At some point in the day, I took my young son (he's 5 believe it or not) to the pediatric clinic. He said his ear was bothering him and I had noticed some drainage the last few days. Long story short, he has tubes in his ears and spent the better part of his younger years not being able to hear which in turn caused a speech problem we are attempting to correct. My point is - we take his hearing and his ear health pretty seriously. I was praying they wouldn't tell me we needed another ear surgery (partially because of the pain for him and partially because I am still paying for some of the first surgery and all of the second one).
Andre and I headed into the house to prepare for his appointment (leaving his sister who is 6 and my husband outside to care for two very sick cows and do all of the farm chores for the day). Andre enjoys going to the clinic and even though he wouldn't be seeing his regular pediatrician or his ear surgeon, he felt it was a special enough occasion that he asked:
"Mom, can I have a blue mowhawk today?"
I didn't think much of it and agreed as long as he got dressed quickly and brushed his teeth. See - Andre has the type of hair cut that looks like a clean cut high and tight most days but with the right products can quickly convert to a cool mowhawk. I had always empowered the children to make their own choices. When they went for haircuts they were told "you tell them how you want your hair, it's your choice" and we would look through books and find what THEY liked and go with it. One day, my little princess with her long golden hair decided she wanted short hair and not long after, my little man with the military buzz cut decided he wanted a blue mowhawk. I'm not afraid to tell my children "NO" but hadn't I been the one empowering them all along to make their own decisions? Wasn't it just a hair cut? Why argue about hair when I could save my negotiating skills for future years when the questions sound more like
-can I get a tattoo?
-why can't I stay out until midnight?
-when can I get my naval pierced?
-why won't you buy me beer and cigarettes?
-what's wrong with having unprotected sex?
|This is us - thanks Oh! Photography|
|My princess with her short "do"|
I talked to the hair dresser(s) and we came up with a suitable solution. My daughter has a lovely little pixie style cut that works with her curls and brings out her big blue eyes and my son has a mowhawk that washes out and is modest and low key for church and other times when a mowhawk may not be appropriate (caroling at the nursing homes for instance).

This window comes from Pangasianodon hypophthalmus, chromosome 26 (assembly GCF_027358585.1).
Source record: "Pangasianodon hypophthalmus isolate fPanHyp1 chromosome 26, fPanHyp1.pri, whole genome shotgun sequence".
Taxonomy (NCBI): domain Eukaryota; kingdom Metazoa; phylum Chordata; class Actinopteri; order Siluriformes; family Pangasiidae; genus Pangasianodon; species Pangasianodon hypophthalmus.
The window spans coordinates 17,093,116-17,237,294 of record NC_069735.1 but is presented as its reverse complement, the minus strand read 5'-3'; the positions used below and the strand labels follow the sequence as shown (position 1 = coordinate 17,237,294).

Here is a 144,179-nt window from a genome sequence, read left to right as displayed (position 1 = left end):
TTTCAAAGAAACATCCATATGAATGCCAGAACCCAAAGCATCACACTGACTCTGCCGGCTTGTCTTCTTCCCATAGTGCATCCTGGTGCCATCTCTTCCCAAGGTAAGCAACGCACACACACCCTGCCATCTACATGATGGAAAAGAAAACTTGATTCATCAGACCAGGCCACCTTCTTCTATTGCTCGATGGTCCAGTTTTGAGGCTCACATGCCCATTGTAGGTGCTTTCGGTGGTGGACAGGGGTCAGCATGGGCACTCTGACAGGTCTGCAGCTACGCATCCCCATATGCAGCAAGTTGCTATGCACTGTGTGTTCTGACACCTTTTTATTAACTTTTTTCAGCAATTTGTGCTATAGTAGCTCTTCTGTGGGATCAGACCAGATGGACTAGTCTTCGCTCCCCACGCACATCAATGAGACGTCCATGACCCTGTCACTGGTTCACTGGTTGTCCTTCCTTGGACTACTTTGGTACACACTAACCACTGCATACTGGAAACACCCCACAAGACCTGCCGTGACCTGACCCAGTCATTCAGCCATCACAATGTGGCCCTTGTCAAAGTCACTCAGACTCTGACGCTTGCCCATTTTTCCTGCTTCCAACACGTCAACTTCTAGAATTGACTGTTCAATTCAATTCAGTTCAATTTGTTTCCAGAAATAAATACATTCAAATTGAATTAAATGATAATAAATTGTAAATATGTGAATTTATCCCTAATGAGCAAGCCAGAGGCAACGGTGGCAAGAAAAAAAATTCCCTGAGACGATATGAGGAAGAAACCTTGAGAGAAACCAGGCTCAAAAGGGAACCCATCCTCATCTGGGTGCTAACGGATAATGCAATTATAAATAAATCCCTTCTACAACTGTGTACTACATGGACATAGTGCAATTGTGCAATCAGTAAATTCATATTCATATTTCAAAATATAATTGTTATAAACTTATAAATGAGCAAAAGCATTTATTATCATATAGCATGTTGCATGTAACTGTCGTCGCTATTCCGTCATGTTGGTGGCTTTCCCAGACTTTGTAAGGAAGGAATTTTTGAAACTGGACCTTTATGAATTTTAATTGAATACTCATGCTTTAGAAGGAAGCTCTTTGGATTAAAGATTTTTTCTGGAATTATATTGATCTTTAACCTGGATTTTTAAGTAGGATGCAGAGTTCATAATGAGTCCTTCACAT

I really believe in offering people (even children) choices. I could tell you it's because having a say in things makes you feel good about yourself, but ultimately I think too many people go through life unable to make choices and they go along with things they shouldn't. Call it peer pressure if you like, but choices are empowerment and the ability to make good choices means less worry for me as a mom.
Andre and I left the clinic and we were waiting for his prescription to be filled. (We live in the country so going home for 20 minutes then turning around and coming back is not an option.) We headed to a local restaurant. I gave Andre two choices that were suitable to my mood and pregnancy cravings and he chose the restaurant. Most people commented on how cute his hair was and our waitress said something interesting "I really like your hair, but I'd never let my son do it. I would be embarrassed to be seen in public with him" Andre thanked her for the compliment and didn't seem to notice that it wasn't really much of a compliment at all and I just smiled as my well-mannered "date" pulled out my chair, ordered my drink, and engaged me in fabulous conversation. Part of me wanted to ask the waitress if her son was embarrassed to be seen in public with her since her three teeth were stained yellow and her hair looked unwashed ... but I put on my big girl panties and reflected before reacting.
|Andre with his stylist and friend, Stephanie!|
It's really about choices again, isn't it? She made a choice to tell her son "no" and for whatever reason she wouldn't feel comfortable going in public with him if he got a particular hair cut. I've made a choice to allow my children to decide what they want to look like. Andre went to school with different shoes on because he thought it was cool. He did that once and hasn't asked again. I didn't ask what his motivation was or what changed his mind, I just let it be. He felt great when he left the house with a red shoe on his left foot and a blue shoe on his right. Some days my children wear socks that match but more days than not, their socks are different styles, shapes, and colors (truth be told, sometimes they wear each others socks). They've even gone to school without wearing underwear - that also was short lived (especially after Andre's zipper incident but I'll let him tell that story himself someday).
What choices do you make for others when you wouldn't have to? What choices do others make for you that you would prefer to make for yourself? What choices do you make because you fear the reaction of others? There's no right or wrong here - I am certainly no mother of the year and I'm just doing what works for our little family so feel free to pipe in with your ideas and stories - I'd love to hear from you!
May your paths be abundantly filled with lemons, sugar, sunshine, and so many choices that you're bursting at the seams with excitement!!
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